Thumbnail Image

International grain reserves and other instruments to address volatility in grain markets

Working paper presented at the World Grain Forum 2009 St. Petersburg/Russian Federation, 6-7 June 2009










Also available in:

Related items

Showing items related by metadata.

  • Thumbnail Image
    Book (stand-alone)
    International Grain Reserves and other instruments to address volatility in grain markets 2009
    Also available in:
    No results found.

    In the long view, recent grain price volatility is not anomalous. Wheat, rice, and maize are highly substitutable in the global market for calories, and when aggregate stocks decline to minimal feasible levels, prices become highly sensitive to small shocks, consistent with storage models. In this decade stocks declined due to high income growth and biofuels mandates. Recently, shocks including the Australian drought and biofuels demand boosts due to the oil price spike were exacerbated by a seq uence of trade restrictions by key exporters beginning in the thin global rice market in the fall of 2007 that turned market anxiety into panic. To protect vulnerable consumers, countries intervened in storage markets and, if exporters, to limit trade access. Recognizing these realities, vulnerable countries are building strategic reserves. The associated expense and negative incentive effects can be controlled if reserves have quantitative targets related to consumption needs of the most vulner able, with distribution to the latter only in severe emergencies. More ambitious plans to manipulate world prices via buffer stocks or naked short speculation have been proposed, to keep prices consistent with fundamentals. Past interventions of either kind have been expensive, ineffective, and generally short-lived. Further, there is no significant evidence that prices do not reflect fundamentals, including export market access.T his working paper disseminates the findings of work in progress t o encourage the exchange of ideas about development relevant issues. It was prepared as an input for the World Grain Forum 2009 and into subsequent discussions.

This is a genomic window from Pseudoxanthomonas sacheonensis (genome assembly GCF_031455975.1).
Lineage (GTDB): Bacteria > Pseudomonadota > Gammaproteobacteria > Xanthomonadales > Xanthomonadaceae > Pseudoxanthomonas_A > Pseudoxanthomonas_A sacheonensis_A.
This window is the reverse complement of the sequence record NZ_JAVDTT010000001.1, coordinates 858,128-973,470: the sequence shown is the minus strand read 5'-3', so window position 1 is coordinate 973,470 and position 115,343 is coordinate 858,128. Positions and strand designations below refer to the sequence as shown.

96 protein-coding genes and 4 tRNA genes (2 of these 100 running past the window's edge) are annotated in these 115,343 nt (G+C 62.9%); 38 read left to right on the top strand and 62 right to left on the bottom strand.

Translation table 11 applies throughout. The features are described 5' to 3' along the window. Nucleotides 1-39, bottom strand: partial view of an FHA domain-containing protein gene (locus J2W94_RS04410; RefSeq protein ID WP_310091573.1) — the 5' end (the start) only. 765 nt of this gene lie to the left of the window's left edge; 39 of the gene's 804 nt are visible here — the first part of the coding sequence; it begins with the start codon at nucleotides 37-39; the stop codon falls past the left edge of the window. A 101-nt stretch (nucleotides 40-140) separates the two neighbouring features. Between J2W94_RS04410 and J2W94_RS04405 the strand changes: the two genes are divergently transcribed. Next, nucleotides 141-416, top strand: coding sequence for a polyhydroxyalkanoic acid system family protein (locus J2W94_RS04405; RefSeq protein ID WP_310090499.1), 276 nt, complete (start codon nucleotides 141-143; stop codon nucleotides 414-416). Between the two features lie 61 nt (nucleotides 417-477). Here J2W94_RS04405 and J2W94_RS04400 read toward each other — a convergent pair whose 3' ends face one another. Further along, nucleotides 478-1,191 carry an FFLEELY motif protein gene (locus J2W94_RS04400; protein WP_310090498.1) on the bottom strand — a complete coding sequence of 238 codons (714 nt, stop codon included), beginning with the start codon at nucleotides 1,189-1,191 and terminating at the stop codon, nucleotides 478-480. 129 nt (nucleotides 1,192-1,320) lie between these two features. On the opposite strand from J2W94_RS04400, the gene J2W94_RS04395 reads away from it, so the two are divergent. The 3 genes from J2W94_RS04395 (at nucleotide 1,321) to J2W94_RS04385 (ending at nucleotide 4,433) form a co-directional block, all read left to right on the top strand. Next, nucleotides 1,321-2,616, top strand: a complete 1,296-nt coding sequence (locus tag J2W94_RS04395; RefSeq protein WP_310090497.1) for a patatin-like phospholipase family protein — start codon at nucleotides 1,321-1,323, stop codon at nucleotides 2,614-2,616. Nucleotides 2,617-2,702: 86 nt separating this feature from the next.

• Thumbnail Image
    Document
    Price Volatility in Food and Agricultural Markets: A policy response 2011
    Also available in:
    No results found.

    Under the Food Security pillar of the Seoul Multi-year Action Plan on Development, the G20 “request that FAO, IFAD, IMF, OECD, UNCTAD, WFP, the World Bank and the WTO work with key stakeholders to develop options for G20 consideration on how to better mitigate and manage the risks associated with the price volatility of food and other agriculture commodities, without distorting market behaviour, ultimately to protect the most vulnerable”. This report has been prepared by FAO, IFAD, IMF, OECD, UN CTAD,WFP, the World Bank, the WTO, IFPRI and the UN HLTF. The approach taken in this report reflects the view of the collaborating international organisations that price volatility and its effects on food security is a complex issue with many dimensions, agricultural and non-agricultural, short and long-term, with highly differentiated impacts on consumers and producers in developed and developing countries. The report begins with a discussion of volatility and of the ways in which volatility af fects countries, businesses, consumers and farmers.
  • Thumbnail Image
    Book (stand-alone)
    The State of Agricultural Commodity Markets (SOCO) 2009
    High food prices and the food crisis – experiences and lessons learned
    2009
    In the first half of 2008, the world was facing the highest food price levels in 30 years and a global food insecurity crisis. Although international food prices have since fallen, they are still above the levels seen in recent years and are expected to remain so. FAO estimates that soaring food prices pushed another 115 million people into chronic hunger in 2007 and 2008, bringing the world total to nearly one billion hungry people. This report explains why food prices increased and the steps needed to ensure that high food prices become an opportunity for developing country farmers to help safeguard world food supplies at affordable prices. It focuses on the extent to which “new” explanations – biofuel demand, record oil prices and increasing food demand in China and India – can account for the sudden food price inflation as well as the role of traditional market drivers. It also explores why so few producers in developing countries responded by investing more and increasing production. Soaring food prices and the consequent food crisis are matters of international concern that require concerted action – there is an urgent need to strengthen the governance of world food security. The State of Agricultural Commodity Markets 2009 aims to bring to a wider public an accessible discussion of agricultural commodity market issues and policy matters. It seeks to provide an objective and straightforward treatment of economic issues for all those interested in agricultural commodity market developments and their impact on developing countries.

Users also downloaded

Showing related downloaded files

No results found.